This paper examines the differences in individuals’ labour supply decisions in different segments of the labour market. It tests one of the main hypotheses of the dual labour market theory that the labour market can be divided into at least two segments, and also whether the family labour supply decisions of individuals differ in the two segments. The possibility of individuals’ wage rates depending on the number of hours worked is recognized and a model is developed in which both the wage rates and hours of work of individuals are jointly determined, with the personal income tax system as an intervening variable since hours of labour supply depend on the post tax wage rate whereas if the marginal product of labour is a positive function of hours worked, this affects the pre-tax wage rates. Other alternative wage functions are specified and a simultaneous equations labour supply model using Three Stage Least Squares (3SLS) procedure is estimated. The results indicate that there was sample selectivity bias in the model. It is concluded that the family labour supply decisions of individuals differ by labour market segment.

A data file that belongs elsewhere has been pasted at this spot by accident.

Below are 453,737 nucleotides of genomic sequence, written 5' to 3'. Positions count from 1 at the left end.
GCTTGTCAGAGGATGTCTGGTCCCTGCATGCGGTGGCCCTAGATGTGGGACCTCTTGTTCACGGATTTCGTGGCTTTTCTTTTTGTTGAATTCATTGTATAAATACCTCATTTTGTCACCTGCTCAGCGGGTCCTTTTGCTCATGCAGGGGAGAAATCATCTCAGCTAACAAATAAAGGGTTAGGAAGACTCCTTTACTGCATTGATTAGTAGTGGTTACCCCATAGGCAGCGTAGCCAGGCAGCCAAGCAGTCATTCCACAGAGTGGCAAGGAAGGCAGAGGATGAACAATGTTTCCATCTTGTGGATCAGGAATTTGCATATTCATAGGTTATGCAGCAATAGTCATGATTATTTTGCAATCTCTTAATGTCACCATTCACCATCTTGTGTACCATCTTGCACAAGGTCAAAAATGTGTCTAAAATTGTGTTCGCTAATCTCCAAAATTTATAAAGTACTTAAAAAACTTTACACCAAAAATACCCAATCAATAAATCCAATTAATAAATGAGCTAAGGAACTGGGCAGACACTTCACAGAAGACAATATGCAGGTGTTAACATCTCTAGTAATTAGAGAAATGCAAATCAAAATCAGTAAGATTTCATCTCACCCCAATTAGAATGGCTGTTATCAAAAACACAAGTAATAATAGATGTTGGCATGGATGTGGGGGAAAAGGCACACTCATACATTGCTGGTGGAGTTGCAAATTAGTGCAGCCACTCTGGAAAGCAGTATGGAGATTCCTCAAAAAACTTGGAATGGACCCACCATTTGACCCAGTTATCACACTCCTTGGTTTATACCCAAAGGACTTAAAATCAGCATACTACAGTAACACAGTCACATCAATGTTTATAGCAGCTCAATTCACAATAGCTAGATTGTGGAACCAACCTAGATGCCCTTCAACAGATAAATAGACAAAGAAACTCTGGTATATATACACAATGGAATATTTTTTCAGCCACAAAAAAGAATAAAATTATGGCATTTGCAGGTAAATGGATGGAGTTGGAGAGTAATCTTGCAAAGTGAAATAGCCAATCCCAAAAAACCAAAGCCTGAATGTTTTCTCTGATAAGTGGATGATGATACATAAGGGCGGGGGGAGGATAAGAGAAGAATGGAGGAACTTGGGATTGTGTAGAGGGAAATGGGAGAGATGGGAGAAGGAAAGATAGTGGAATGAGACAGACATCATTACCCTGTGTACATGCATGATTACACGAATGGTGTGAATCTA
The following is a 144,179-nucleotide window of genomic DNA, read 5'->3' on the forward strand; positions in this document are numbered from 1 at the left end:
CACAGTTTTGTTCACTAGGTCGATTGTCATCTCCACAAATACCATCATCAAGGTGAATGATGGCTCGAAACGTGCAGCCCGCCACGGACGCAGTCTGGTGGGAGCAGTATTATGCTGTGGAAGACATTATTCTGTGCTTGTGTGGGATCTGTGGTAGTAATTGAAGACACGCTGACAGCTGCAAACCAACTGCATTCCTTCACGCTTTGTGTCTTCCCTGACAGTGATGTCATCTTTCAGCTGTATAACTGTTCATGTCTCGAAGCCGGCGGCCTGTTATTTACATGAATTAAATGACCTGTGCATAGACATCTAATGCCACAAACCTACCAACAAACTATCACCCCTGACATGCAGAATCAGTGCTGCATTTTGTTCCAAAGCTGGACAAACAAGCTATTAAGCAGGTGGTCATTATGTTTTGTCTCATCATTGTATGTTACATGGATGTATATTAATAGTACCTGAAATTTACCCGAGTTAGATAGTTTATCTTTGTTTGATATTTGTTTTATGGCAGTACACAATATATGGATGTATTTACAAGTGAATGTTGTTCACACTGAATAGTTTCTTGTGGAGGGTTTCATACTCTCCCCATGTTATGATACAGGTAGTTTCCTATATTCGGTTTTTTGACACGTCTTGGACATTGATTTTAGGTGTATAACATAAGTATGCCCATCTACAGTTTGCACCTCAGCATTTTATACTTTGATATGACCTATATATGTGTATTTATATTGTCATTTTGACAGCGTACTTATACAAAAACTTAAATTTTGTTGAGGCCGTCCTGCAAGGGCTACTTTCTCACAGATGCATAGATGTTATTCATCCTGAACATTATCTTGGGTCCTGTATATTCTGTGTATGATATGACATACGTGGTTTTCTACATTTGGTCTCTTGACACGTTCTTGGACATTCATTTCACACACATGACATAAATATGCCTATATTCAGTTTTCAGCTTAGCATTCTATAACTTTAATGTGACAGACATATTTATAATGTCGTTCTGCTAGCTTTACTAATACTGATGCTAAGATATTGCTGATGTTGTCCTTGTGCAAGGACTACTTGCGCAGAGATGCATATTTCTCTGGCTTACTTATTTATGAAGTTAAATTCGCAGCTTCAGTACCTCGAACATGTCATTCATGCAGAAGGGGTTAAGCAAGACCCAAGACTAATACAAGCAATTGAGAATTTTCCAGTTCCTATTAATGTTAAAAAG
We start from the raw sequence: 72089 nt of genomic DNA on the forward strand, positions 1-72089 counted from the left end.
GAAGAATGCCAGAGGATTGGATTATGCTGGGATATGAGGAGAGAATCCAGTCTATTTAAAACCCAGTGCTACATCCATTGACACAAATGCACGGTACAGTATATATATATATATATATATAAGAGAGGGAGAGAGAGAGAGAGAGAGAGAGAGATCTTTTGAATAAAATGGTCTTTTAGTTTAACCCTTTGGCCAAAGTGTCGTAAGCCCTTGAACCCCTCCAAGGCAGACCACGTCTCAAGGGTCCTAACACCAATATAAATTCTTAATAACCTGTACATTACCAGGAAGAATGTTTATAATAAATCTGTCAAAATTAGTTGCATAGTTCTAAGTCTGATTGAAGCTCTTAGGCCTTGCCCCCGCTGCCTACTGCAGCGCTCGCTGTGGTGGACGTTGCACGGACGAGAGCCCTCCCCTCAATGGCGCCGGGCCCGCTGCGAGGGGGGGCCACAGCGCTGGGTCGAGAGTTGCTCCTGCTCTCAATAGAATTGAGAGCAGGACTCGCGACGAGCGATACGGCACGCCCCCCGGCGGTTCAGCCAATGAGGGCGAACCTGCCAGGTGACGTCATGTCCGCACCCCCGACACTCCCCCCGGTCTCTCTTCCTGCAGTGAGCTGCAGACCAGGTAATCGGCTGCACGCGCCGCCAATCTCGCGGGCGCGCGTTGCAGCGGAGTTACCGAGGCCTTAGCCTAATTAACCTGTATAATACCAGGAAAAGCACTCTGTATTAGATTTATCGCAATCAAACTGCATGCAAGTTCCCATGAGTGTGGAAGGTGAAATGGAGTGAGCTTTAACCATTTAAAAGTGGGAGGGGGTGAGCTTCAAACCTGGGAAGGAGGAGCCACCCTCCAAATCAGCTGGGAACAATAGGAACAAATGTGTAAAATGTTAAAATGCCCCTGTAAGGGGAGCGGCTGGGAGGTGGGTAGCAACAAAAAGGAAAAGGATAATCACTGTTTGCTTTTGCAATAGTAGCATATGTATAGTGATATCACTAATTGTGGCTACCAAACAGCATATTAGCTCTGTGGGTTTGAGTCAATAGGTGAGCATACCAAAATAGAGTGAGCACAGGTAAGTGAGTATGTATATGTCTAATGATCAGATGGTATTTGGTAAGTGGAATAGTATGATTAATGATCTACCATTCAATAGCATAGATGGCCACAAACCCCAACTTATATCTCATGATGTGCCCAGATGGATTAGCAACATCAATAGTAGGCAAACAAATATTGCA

All Science Journal Classification (ASJC) codes
- Economics and Econometrics